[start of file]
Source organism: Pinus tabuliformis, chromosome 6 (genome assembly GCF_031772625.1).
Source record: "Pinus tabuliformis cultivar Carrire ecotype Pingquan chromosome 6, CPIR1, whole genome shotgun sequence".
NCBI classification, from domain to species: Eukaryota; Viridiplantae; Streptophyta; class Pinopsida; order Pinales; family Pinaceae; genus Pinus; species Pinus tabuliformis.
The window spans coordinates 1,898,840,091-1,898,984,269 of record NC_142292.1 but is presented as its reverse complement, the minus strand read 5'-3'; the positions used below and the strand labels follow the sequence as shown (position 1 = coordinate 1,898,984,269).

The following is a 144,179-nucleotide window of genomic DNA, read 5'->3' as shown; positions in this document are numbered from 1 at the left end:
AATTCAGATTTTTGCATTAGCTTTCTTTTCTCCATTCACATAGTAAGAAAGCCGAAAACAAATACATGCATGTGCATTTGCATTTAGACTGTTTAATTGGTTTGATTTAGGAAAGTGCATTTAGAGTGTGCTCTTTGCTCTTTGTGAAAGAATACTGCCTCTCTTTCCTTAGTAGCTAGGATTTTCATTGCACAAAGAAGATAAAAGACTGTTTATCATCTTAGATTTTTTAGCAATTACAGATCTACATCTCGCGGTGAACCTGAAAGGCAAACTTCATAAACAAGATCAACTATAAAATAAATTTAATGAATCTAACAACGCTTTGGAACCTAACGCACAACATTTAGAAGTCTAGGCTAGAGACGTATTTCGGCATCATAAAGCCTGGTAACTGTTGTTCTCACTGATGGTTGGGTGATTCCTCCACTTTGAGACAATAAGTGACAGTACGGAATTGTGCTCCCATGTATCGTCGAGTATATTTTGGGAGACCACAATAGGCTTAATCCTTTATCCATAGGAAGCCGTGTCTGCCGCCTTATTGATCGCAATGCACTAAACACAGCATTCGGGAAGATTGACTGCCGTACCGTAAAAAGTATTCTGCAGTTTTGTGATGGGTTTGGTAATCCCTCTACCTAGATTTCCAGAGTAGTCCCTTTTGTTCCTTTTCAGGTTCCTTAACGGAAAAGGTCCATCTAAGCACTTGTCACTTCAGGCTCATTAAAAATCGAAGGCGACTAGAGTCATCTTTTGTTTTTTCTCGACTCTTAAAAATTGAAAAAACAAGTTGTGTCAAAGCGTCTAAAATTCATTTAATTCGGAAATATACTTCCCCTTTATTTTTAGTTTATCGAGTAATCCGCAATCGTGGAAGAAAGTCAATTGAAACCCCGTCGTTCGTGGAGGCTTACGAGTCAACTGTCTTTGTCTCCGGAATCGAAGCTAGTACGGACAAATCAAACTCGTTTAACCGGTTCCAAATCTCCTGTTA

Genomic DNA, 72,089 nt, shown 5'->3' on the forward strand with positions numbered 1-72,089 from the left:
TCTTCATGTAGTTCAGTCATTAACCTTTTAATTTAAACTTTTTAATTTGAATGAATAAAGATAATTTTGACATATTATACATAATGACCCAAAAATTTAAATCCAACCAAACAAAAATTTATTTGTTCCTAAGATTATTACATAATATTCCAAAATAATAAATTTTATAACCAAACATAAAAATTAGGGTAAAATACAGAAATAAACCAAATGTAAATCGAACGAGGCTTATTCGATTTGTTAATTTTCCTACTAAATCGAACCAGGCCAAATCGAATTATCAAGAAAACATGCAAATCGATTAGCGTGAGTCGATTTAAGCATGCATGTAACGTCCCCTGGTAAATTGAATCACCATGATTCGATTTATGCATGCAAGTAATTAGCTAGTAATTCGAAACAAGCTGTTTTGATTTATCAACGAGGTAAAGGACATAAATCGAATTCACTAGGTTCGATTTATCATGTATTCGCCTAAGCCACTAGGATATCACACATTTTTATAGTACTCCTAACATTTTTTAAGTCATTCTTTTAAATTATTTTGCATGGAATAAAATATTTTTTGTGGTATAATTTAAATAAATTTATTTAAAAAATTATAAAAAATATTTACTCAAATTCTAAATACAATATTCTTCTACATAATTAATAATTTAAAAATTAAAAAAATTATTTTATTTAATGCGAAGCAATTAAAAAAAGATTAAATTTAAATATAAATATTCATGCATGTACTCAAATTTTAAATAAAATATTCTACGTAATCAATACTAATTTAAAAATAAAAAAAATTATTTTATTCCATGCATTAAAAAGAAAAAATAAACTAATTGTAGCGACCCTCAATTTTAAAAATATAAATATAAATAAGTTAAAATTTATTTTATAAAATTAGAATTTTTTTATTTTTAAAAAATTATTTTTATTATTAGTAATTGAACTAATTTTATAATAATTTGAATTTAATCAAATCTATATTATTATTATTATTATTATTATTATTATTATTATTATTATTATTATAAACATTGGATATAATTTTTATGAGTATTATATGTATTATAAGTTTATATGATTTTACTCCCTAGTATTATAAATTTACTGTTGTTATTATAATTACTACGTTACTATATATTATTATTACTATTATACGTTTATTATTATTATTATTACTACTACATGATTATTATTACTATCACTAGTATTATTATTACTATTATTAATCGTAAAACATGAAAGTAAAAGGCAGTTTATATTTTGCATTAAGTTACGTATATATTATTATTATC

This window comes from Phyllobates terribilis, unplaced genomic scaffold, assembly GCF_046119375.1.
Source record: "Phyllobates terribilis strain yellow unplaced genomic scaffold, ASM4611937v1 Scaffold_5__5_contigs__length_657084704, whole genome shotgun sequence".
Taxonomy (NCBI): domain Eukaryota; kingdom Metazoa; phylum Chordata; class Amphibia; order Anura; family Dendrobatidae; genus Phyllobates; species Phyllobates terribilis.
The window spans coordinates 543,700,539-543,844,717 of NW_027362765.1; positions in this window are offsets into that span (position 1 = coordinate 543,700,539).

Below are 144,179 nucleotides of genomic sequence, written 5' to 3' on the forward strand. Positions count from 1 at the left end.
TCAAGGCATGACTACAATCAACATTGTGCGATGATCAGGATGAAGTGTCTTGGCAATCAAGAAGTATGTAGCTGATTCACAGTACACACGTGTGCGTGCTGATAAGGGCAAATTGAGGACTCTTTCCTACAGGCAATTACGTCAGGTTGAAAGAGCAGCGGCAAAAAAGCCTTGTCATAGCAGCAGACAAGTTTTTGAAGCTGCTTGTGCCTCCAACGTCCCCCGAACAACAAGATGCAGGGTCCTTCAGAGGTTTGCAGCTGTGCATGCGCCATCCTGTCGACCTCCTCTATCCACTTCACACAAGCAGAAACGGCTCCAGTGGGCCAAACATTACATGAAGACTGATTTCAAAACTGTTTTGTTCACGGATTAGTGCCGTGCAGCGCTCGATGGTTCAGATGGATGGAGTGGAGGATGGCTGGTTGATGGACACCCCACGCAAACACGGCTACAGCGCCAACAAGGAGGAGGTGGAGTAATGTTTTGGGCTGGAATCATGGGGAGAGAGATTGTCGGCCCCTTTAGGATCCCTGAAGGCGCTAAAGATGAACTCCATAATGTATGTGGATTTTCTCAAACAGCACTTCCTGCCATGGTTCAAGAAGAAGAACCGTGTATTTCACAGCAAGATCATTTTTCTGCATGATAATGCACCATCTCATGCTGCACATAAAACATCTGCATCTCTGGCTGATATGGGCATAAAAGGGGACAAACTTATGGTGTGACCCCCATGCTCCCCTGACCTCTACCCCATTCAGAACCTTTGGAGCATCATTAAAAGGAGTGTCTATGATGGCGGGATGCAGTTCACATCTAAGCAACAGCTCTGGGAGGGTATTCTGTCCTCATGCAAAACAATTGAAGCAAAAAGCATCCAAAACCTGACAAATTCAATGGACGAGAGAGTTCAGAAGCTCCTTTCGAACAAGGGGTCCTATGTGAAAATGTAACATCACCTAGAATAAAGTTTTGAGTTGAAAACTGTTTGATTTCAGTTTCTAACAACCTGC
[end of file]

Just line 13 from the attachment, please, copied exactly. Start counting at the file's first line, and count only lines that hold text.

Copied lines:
Below are 144,179 nucleotides of genomic sequence, written 5' to 3' on the forward strand. Positions count from 1 at the left end.